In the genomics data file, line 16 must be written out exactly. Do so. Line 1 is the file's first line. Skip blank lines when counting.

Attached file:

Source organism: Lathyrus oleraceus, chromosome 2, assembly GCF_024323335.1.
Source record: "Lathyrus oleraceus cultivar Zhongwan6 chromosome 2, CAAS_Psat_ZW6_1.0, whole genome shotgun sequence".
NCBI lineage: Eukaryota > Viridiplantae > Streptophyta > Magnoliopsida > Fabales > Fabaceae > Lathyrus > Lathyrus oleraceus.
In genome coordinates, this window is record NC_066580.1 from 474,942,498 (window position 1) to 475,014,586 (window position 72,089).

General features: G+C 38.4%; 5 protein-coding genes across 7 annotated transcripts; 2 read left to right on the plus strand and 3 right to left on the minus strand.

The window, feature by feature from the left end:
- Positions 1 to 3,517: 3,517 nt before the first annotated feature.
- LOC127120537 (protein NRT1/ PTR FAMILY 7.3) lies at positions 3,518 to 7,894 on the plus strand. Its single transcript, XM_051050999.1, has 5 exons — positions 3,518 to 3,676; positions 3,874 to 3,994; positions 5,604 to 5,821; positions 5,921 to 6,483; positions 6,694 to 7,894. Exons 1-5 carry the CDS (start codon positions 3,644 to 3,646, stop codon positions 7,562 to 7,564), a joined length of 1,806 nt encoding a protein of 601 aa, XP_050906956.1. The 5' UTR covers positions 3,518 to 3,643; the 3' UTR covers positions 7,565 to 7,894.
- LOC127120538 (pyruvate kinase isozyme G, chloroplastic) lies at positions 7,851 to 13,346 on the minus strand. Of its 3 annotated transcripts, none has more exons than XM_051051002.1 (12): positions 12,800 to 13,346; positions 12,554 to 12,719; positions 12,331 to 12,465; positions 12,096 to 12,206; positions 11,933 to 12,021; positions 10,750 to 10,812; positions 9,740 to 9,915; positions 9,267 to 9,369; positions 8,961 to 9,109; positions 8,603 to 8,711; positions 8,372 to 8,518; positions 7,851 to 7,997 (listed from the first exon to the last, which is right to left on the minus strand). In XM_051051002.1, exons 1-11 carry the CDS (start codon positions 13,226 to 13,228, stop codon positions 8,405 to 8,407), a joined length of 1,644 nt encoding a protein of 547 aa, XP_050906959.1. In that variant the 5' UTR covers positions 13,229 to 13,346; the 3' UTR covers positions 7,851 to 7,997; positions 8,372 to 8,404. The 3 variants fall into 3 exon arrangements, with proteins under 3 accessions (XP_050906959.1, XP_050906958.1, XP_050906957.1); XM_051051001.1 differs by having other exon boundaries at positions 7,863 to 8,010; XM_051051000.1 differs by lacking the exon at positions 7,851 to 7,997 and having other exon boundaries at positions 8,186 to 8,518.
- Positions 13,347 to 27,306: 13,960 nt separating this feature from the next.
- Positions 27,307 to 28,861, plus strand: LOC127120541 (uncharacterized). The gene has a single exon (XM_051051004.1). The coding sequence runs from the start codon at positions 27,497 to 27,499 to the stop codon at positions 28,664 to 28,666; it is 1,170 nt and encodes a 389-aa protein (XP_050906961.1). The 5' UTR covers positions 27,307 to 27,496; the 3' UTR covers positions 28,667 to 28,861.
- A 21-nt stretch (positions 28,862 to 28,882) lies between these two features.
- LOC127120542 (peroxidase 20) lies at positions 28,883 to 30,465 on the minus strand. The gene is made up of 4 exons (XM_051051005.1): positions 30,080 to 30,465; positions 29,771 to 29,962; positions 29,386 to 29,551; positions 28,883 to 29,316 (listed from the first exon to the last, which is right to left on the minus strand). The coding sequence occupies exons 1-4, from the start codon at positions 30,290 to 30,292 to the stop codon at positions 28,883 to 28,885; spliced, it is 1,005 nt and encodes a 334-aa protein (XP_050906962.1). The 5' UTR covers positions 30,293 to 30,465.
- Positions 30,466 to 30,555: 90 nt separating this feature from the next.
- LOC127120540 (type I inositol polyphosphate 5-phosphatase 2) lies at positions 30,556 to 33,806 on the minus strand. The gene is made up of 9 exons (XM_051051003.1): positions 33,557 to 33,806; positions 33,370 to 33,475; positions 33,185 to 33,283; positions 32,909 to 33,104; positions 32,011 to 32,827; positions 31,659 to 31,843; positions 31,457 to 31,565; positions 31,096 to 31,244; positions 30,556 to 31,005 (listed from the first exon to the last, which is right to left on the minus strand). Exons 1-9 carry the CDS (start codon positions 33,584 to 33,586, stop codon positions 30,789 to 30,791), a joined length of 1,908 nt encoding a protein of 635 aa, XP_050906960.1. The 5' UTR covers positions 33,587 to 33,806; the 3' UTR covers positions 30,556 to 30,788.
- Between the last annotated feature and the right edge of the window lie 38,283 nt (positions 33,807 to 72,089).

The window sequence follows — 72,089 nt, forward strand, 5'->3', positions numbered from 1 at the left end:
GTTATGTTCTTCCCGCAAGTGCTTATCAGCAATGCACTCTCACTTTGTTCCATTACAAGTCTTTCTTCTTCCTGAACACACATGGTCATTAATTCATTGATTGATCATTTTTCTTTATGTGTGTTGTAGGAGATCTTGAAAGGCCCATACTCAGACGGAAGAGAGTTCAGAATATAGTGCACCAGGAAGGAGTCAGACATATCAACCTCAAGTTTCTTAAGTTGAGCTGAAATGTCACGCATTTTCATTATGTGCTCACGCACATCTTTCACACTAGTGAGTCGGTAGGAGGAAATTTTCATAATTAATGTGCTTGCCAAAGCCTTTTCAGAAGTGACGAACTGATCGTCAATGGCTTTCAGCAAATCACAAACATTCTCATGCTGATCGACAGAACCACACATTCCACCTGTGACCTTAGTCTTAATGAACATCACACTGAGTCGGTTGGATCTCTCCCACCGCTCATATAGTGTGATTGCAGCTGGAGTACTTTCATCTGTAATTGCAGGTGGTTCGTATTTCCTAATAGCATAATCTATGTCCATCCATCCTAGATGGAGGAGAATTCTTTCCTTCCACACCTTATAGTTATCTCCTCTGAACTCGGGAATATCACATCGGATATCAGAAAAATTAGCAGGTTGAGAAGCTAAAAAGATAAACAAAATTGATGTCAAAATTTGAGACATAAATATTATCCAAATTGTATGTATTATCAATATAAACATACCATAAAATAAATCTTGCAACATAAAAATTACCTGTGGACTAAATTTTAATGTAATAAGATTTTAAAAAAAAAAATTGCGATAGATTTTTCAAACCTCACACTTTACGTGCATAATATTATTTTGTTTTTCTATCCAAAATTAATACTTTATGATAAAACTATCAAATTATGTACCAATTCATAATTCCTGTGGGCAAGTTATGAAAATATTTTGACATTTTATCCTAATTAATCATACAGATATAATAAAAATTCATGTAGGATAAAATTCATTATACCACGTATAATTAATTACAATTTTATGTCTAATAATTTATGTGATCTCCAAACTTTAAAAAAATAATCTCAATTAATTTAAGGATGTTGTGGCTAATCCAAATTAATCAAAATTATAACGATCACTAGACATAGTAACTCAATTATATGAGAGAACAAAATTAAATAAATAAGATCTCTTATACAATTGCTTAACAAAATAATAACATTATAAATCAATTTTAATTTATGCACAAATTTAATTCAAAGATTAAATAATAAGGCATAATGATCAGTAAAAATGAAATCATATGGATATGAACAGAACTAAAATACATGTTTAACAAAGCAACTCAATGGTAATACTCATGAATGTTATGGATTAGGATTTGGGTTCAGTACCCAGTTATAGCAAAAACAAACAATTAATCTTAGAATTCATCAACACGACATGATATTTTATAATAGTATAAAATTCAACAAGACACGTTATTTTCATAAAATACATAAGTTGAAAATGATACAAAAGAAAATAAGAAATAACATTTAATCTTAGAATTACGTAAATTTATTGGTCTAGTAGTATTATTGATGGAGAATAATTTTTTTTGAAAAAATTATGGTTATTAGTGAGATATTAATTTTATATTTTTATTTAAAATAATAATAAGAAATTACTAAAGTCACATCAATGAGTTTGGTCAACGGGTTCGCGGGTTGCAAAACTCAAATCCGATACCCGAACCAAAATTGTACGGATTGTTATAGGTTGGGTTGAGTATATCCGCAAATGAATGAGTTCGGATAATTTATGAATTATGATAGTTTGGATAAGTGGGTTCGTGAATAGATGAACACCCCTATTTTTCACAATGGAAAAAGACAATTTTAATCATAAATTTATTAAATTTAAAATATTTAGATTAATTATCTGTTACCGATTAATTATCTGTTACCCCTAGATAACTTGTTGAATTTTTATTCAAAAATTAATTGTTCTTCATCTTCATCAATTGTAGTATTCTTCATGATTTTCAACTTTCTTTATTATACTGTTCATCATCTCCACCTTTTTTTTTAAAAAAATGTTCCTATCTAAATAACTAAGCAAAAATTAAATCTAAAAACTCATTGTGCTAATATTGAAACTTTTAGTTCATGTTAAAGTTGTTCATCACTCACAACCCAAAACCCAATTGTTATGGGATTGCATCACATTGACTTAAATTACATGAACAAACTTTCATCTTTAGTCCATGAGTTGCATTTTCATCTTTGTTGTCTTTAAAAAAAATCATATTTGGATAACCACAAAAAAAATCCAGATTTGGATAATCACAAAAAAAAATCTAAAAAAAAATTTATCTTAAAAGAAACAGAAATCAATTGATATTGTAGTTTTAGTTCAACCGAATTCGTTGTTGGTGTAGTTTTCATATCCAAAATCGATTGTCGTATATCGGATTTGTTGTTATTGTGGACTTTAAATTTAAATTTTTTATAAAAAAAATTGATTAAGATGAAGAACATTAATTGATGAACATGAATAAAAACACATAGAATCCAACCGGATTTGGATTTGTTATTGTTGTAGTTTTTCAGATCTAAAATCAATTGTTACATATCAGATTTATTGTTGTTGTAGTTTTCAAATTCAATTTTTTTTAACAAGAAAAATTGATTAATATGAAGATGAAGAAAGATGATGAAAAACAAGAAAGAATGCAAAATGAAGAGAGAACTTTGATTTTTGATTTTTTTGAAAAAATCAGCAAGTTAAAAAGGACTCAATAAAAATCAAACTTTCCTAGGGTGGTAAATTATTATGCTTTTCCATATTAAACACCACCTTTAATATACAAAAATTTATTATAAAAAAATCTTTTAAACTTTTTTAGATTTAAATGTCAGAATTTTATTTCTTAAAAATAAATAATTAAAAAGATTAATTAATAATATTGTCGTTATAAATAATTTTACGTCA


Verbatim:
- Between the last annotated feature and the right edge of the window lie 38,283 nt (positions 33,807 to 72,089).